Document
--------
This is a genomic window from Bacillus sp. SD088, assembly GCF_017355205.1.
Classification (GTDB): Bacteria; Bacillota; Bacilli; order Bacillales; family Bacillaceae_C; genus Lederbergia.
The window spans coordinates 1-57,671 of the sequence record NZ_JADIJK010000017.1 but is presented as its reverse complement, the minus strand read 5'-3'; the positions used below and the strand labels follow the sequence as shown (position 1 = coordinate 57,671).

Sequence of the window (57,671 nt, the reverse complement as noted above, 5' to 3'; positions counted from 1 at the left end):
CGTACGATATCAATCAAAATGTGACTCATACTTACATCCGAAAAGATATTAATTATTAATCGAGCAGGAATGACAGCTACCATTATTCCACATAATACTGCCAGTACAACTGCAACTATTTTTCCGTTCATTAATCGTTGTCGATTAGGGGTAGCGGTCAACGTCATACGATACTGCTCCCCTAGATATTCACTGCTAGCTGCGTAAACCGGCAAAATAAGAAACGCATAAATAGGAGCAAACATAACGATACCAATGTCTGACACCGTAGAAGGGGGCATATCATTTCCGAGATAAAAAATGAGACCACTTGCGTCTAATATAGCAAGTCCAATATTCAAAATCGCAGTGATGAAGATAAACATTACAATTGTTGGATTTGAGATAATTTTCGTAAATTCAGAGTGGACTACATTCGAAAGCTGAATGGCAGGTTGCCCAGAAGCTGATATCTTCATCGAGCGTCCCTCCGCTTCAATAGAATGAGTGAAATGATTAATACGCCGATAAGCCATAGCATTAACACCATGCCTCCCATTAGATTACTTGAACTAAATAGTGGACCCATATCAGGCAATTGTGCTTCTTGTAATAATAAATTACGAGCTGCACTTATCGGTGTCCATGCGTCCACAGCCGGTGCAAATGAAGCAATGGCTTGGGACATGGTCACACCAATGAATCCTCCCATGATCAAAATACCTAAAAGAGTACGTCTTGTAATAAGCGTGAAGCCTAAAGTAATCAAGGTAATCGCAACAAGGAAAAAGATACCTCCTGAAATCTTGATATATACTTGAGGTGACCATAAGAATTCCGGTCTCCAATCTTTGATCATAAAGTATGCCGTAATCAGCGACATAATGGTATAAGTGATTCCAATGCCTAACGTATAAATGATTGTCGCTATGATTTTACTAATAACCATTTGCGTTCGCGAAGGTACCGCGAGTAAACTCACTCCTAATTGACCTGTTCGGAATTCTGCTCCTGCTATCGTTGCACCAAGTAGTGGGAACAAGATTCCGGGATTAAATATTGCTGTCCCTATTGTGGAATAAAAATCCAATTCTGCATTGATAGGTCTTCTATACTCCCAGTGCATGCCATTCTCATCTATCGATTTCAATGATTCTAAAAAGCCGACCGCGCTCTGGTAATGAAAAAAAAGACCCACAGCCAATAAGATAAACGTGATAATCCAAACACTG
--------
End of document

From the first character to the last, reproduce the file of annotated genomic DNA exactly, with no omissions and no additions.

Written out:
This is a genomic window from Bacillus sp. SD088, assembly GCF_017355205.1.
Classification (GTDB): Bacteria; Bacillota; Bacilli; order Bacillales; family Bacillaceae_C; genus Lederbergia.
The window spans coordinates 1-57,671 of the sequence record NZ_JADIJK010000017.1 but is presented as its reverse complement, the minus strand read 5'-3'; the positions used below and the strand labels follow the sequence as shown (position 1 = coordinate 57,671).

Sequence of the window (57,671 nt, the reverse complement as noted above, 5' to 3'; positions counted from 1 at the left end):
CGTACGATATCAATCAAAATGTGACTCATACTTACATCCGAAAAGATATTAATTATTAATCGAGCAGGAATGACAGCTACCATTATTCCACATAATACTGCCAGTACAACTGCAACTATTTTTCCGTTCATTAATCGTTGTCGATTAGGGGTAGCGGTCAACGTCATACGATACTGCTCCCCTAGATATTCACTGCTAGCTGCGTAAACCGGCAAAATAAGAAACGCATAAATAGGAGCAAACATAACGATACCAATGTCTGACACCGTAGAAGGGGGCATATCATTTCCGAGATAAAAAATGAGACCACTTGCGTCTAATATAGCAAGTCCAATATTCAAAATCGCAGTGATGAAGATAAACATTACAATTGTTGGATTTGAGATAATTTTCGTAAATTCAGAGTGGACTACATTCGAAAGCTGAATGGCAGGTTGCCCAGAAGCTGATATCTTCATCGAGCGTCCCTCCGCTTCAATAGAATGAGTGAAATGATTAATACGCCGATAAGCCATAGCATTAACACCATGCCTCCCATTAGATTACTTGAACTAAATAGTGGACCCATATCAGGCAATTGTGCTTCTTGTAATAATAAATTACGAGCTGCACTTATCGGTGTCCATGCGTCCACAGCCGGTGCAAATGAAGCAATGGCTTGGGACATGGTCACACCAATGAATCCTCCCATGATCAAAATACCTAAAAGAGTACGTCTTGTAATAAGCGTGAAGCCTAAAGTAATCAAGGTAATCGCAACAAGGAAAAAGATACCTCCTGAAATCTTGATATATACTTGAGGTGACCATAAGAATTCCGGTCTCCAATCTTTGATCATAAAGTATGCCGTAATCAGCGACATAATGGTATAAGTGATTCCAATGCCTAACGTATAAATGATTGTCGCTATGATTTTACTAATAACCATTTGCGTTCGCGAAGGTACCGCGAGTAAACTCACTCCTAATTGACCTGTTCGGAATTCTGCTCCTGCTATCGTTGCACCAAGTAGTGGGAACAAGATTCCGGGATTAAATATTGCTGTCCCTATTGTGGAATAAAAATCCAATTCTGCATTGATAGGTCTTCTATACTCCCAGTGCATGCCATTCTCATCTATCGATTTCAATGATTCTAAAAAGCCGACCGCGCTCTGGTAATGAAAAAAAAGACCCACAGCCAATAAGATAAACGTGATAATCCAAACACTG